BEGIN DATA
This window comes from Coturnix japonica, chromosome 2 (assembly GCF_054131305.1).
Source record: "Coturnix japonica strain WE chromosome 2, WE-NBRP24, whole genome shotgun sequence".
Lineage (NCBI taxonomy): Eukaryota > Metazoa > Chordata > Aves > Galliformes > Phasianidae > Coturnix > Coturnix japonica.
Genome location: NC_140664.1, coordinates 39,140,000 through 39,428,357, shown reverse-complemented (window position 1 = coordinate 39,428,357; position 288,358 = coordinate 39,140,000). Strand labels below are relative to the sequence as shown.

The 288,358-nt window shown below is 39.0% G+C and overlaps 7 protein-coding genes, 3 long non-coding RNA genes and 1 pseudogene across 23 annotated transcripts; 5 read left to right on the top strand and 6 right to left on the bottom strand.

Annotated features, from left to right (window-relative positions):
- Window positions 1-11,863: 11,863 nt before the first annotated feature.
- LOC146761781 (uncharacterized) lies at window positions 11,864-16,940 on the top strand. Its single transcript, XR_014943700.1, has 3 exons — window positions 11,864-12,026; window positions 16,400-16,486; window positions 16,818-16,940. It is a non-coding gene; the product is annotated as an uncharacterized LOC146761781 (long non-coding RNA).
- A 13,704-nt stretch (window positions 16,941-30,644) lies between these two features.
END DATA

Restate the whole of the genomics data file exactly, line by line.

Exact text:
This window comes from Coturnix japonica, chromosome 2 (assembly GCF_054131305.1).
Source record: "Coturnix japonica strain WE chromosome 2, WE-NBRP24, whole genome shotgun sequence".
Lineage (NCBI taxonomy): Eukaryota > Metazoa > Chordata > Aves > Galliformes > Phasianidae > Coturnix > Coturnix japonica.
Genome location: NC_140664.1, coordinates 39,140,000 through 39,428,357, shown reverse-complemented (window position 1 = coordinate 39,428,357; position 288,358 = coordinate 39,140,000). Strand labels below are relative to the sequence as shown.

The 288,358-nt window shown below is 39.0% G+C and overlaps 7 protein-coding genes, 3 long non-coding RNA genes and 1 pseudogene across 23 annotated transcripts; 5 read left to right on the top strand and 6 right to left on the bottom strand.

Annotated features, from left to right (window-relative positions):
- Window positions 1-11,863: 11,863 nt before the first annotated feature.
- LOC146761781 (uncharacterized) lies at window positions 11,864-16,940 on the top strand. Its single transcript, XR_014943700.1, has 3 exons — window positions 11,864-12,026; window positions 16,400-16,486; window positions 16,818-16,940. It is a non-coding gene; the product is annotated as an uncharacterized LOC146761781 (long non-coding RNA).
- A 13,704-nt stretch (window positions 16,941-30,644) lies between these two features.